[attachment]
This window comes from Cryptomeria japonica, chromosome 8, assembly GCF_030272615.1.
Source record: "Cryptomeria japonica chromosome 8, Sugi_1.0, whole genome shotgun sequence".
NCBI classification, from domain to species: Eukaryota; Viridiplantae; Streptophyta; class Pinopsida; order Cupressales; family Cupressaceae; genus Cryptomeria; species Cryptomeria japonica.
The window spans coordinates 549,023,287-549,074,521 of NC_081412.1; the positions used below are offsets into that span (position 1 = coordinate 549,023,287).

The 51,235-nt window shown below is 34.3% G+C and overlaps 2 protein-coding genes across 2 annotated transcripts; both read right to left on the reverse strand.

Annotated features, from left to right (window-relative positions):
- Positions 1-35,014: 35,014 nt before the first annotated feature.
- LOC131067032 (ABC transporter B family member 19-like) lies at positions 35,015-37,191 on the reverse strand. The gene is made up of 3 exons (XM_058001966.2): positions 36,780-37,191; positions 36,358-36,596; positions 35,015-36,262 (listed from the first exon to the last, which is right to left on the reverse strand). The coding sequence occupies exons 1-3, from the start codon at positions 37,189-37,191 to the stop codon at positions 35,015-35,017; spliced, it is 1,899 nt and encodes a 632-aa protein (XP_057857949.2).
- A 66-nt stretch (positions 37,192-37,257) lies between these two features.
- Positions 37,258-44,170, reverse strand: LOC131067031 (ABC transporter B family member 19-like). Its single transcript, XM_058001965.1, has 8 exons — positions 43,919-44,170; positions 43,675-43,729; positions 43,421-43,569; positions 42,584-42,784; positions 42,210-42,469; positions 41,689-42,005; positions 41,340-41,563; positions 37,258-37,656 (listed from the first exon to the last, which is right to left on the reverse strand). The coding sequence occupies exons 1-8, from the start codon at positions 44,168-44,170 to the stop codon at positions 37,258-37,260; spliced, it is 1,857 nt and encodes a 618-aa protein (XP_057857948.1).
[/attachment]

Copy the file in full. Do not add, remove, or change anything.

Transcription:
This window comes from Cryptomeria japonica, chromosome 8, assembly GCF_030272615.1.
Source record: "Cryptomeria japonica chromosome 8, Sugi_1.0, whole genome shotgun sequence".
NCBI classification, from domain to species: Eukaryota; Viridiplantae; Streptophyta; class Pinopsida; order Cupressales; family Cupressaceae; genus Cryptomeria; species Cryptomeria japonica.
The window spans coordinates 549,023,287-549,074,521 of NC_081412.1; the positions used below are offsets into that span (position 1 = coordinate 549,023,287).

The 51,235-nt window shown below is 34.3% G+C and overlaps 2 protein-coding genes across 2 annotated transcripts; both read right to left on the reverse strand.

Annotated features, from left to right (window-relative positions):
- Positions 1-35,014: 35,014 nt before the first annotated feature.
- LOC131067032 (ABC transporter B family member 19-like) lies at positions 35,015-37,191 on the reverse strand. The gene is made up of 3 exons (XM_058001966.2): positions 36,780-37,191; positions 36,358-36,596; positions 35,015-36,262 (listed from the first exon to the last, which is right to left on the reverse strand). The coding sequence occupies exons 1-3, from the start codon at positions 37,189-37,191 to the stop codon at positions 35,015-35,017; spliced, it is 1,899 nt and encodes a 632-aa protein (XP_057857949.2).
- A 66-nt stretch (positions 37,192-37,257) lies between these two features.
- Positions 37,258-44,170, reverse strand: LOC131067031 (ABC transporter B family member 19-like). Its single transcript, XM_058001965.1, has 8 exons — positions 43,919-44,170; positions 43,675-43,729; positions 43,421-43,569; positions 42,584-42,784; positions 42,210-42,469; positions 41,689-42,005; positions 41,340-41,563; positions 37,258-37,656 (listed from the first exon to the last, which is right to left on the reverse strand). The coding sequence occupies exons 1-8, from the start codon at positions 44,168-44,170 to the stop codon at positions 37,258-37,260; spliced, it is 1,857 nt and encodes a 618-aa protein (XP_057857948.1).